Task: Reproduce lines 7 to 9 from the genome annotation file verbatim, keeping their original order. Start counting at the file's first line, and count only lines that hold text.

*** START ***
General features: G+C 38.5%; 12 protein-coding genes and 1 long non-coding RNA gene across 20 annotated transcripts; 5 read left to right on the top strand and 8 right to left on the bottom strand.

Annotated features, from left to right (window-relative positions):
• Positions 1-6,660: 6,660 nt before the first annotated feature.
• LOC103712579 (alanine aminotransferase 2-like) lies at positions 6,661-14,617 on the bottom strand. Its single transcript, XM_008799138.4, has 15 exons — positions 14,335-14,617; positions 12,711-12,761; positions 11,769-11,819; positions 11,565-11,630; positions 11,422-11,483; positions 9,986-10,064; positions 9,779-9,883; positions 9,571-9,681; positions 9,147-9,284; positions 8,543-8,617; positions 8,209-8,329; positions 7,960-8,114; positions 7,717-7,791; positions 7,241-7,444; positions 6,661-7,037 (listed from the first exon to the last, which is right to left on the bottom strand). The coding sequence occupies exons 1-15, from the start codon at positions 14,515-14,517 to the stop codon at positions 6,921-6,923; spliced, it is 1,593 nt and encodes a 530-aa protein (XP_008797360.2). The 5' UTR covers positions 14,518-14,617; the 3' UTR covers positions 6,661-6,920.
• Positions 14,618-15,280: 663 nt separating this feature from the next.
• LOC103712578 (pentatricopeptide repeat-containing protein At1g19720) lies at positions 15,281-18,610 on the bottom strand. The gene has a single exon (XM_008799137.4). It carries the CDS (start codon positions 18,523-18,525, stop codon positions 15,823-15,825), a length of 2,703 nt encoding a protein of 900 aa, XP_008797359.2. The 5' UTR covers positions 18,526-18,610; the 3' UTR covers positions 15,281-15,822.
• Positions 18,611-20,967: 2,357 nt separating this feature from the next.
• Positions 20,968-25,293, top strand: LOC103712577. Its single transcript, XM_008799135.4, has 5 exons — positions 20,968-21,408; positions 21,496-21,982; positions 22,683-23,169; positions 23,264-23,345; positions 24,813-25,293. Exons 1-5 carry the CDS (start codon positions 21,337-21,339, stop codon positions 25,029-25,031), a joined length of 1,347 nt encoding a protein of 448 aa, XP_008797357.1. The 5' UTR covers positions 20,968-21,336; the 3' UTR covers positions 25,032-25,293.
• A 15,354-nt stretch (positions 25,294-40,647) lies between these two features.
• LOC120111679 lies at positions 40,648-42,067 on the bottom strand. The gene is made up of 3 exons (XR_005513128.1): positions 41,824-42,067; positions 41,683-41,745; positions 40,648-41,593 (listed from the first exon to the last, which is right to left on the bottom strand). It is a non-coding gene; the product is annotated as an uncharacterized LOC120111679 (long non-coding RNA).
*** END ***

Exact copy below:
• Positions 18,611-20,967: 2,357 nt separating this feature from the next.
• Positions 20,968-25,293, top strand: LOC103712577. Its single transcript, XM_008799135.4, has 5 exons — positions 20,968-21,408; positions 21,496-21,982; positions 22,683-23,169; positions 23,264-23,345; positions 24,813-25,293. Exons 1-5 carry the CDS (start codon positions 21,337-21,339, stop codon positions 25,029-25,031), a joined length of 1,347 nt encoding a protein of 448 aa, XP_008797357.1. The 5' UTR covers positions 20,968-21,336; the 3' UTR covers positions 25,032-25,293.
• A 15,354-nt stretch (positions 25,294-40,647) lies between these two features.